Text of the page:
No security personnel was present and no security searches of individuals and their possessions were carried out, common in cases without anticipated security concerns and with no persons under arrest present. After El-Sherbini had testified, Alex W. strode across the courtroom and attacked her with a knife with a 18 cm (7 in) long blade, which he had taken into the courtroom in his backpack. El-Sherbini received multiple stab wounds to the upper body and arm (at least 16). During the attack Alex W. was allegedly shouting “You don’t deserve to live!”. While trying to protect his wife, El-Sherbini’s husband, Elwi Ali-Okaz, was stabbed at least 16 times to the head, neck, upper body and arm.

Blake's Divine Humanity - Theatre of Eternal Values

Blake's Divine Humanity - Theatre of Eternal Values

A police officer, who was in the court building testifying in an unrelated case was called to the scene to intervene, but mistook Elwi Ali-Okaz for the attacker and shot him in the lower leg. A criminal investigation against the police officer was ongoing as of 25-Aug-09. Marwa El-Sherbini died on the scene, succumbing to her injuries. Alex W. was arrested on the scene. Elwi Ali-Okaz, critically wounded in the stabbing attack, was in a coma for two days . He subsequently received physical therapy for several weeks in a hospital near Dresden for the stabbing and shooting injuries. Alex W. was held on remand on suspicion of murder of Marwa El-Sherbini and attempted murder of Elwi Ali Okaz. He was formally charged with murder, attempted murder and grievous bodily harm by the public prosecutor’s office on 25-Aug-09. Prosecutors cited hate against non-Europeans and Muslims as the motive, perfidiousness as a qualifying feature for the murder charge, and full criminal responsibility as the result of a psychiatric evaluation. His trial has been tentatively scheduled to begin on 26-Oct-09.

Dissent is a right

Dissent is a right

Such an act of wicked violence against an innocent citizen is wholly to be condemned. The racist tinge makes matters considerably worse, no matter what the public level of such ‘Islamophobia’ in Germany now is. The lack of at least a metal scanner in the court house seems astonishing, but is perhaps common here as well.

The staunchly anti-racist German government has behaved vastly better than the Iranian government, whom such an exhibition of hatred presumably fills with glee. Kate Couric really should have known about this case, as the Rat has been going on about it, exploiting the case for all it is worth, ever since June when it happened. Logically, the paranoid bigotry of Alex W, a neo-Nazi, should resonate with Ahmadinejad, and if the former had been an Iranian with identical attitudes who furiously attacked a pregnant white female, presumably he would have been overjoyed.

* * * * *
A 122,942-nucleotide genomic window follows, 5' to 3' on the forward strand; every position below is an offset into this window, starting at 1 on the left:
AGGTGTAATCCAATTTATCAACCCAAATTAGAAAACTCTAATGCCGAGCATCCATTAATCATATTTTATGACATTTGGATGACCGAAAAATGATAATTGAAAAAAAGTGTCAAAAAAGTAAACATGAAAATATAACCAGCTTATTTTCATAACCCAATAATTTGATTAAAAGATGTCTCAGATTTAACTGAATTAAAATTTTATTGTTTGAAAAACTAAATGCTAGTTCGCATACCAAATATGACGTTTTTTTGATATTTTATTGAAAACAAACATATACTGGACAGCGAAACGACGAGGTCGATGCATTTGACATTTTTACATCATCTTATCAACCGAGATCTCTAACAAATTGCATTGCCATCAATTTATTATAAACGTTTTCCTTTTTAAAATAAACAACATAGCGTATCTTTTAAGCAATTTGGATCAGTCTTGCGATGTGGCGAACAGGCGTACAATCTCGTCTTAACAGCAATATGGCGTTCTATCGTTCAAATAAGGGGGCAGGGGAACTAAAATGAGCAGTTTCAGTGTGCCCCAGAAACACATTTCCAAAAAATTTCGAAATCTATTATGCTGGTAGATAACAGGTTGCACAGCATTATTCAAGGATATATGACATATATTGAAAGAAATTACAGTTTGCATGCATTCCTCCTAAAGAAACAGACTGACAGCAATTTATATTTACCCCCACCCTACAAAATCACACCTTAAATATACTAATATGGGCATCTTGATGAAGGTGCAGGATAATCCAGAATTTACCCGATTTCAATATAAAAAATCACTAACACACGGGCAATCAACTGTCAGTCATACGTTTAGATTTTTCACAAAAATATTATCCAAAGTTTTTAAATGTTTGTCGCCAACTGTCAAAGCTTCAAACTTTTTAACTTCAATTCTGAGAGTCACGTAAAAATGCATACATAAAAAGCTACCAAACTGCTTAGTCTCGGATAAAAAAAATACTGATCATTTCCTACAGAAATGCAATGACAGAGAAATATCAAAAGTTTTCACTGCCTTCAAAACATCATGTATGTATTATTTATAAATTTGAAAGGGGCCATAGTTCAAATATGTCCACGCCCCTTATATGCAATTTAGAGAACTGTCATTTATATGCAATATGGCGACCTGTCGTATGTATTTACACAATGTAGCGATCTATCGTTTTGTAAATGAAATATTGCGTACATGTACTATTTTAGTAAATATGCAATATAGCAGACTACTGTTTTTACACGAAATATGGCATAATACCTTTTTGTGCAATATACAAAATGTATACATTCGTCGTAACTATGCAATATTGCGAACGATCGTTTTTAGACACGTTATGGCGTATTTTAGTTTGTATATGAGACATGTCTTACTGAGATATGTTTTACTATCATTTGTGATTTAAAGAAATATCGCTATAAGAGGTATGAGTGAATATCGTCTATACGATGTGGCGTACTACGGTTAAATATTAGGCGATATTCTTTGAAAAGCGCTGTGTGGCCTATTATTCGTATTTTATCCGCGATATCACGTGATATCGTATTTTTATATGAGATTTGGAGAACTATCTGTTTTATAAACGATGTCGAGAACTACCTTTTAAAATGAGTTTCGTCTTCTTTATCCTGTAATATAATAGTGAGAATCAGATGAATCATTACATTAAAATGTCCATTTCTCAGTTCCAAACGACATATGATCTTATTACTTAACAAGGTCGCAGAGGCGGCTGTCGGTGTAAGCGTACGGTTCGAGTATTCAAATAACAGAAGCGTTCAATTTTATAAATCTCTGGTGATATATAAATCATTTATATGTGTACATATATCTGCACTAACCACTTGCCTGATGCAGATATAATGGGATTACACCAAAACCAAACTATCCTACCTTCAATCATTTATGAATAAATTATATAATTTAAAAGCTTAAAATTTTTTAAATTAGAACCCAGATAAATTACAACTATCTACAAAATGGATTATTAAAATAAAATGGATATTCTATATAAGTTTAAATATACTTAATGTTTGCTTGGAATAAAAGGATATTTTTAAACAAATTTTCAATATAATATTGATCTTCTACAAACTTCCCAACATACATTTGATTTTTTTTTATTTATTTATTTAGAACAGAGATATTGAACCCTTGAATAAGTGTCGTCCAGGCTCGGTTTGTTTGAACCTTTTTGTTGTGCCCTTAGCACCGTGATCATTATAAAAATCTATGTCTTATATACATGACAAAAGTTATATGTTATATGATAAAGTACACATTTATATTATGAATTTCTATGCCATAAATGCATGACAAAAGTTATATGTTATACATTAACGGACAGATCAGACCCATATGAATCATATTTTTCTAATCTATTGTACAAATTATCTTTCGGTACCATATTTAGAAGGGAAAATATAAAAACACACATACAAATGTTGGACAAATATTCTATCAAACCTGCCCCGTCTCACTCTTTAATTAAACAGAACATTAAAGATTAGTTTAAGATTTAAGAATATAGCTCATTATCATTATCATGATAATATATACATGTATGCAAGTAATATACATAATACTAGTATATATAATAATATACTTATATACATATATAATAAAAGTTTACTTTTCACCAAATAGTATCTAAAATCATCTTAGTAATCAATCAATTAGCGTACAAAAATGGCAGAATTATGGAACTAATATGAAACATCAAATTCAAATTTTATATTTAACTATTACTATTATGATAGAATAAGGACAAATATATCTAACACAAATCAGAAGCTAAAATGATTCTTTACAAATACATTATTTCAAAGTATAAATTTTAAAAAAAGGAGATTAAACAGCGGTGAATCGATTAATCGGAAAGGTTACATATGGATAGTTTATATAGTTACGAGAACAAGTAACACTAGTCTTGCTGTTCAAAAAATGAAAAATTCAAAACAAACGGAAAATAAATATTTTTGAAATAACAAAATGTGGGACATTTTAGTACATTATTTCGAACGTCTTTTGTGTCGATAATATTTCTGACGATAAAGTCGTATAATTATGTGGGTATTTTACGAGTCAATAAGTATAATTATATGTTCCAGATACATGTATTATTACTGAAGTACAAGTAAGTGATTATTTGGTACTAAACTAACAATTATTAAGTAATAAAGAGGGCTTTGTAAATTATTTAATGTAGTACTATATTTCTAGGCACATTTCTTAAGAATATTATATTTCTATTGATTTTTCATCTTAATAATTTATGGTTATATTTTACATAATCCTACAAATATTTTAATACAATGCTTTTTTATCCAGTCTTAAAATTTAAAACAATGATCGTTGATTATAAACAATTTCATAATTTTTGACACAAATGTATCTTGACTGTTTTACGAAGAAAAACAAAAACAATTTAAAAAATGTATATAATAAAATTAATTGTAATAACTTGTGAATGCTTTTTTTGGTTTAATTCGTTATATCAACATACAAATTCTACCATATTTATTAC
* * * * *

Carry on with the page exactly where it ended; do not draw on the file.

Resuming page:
But the case has been widely aired (and condemned) in the Western media, so it is hard to see where the hypocrisy comes in. A criminal incident, quickly and uncontroversially identified as such, does not overturn the German justice system, whereas in Iran the deliberate rape, torture, maiming and murder of peaceful citizens on an industrial scale fully represents the Iranian justice system going about its lawful business. The courts themselves, which deal with no evidence other than ‘confessions’, that is to say no evidence at all, are a joke and a travesty presumably imperceptible to the Shi’ite conscience.

Conversely, the arrest of “seven to ten” policemen at Kahrizak Prison (now closed) on grounds of abuse of inmates is described as an “isolated incident”. Well, which is it to be? Are torture, rape and murder utterly unknown in other Iranian prisons, for instance Evin, or do German courtrooms regularly erupt with racist violence actively planned and instigated by the German government?

[1] Because of stringent German privacy laws in criminal cases, not further identified.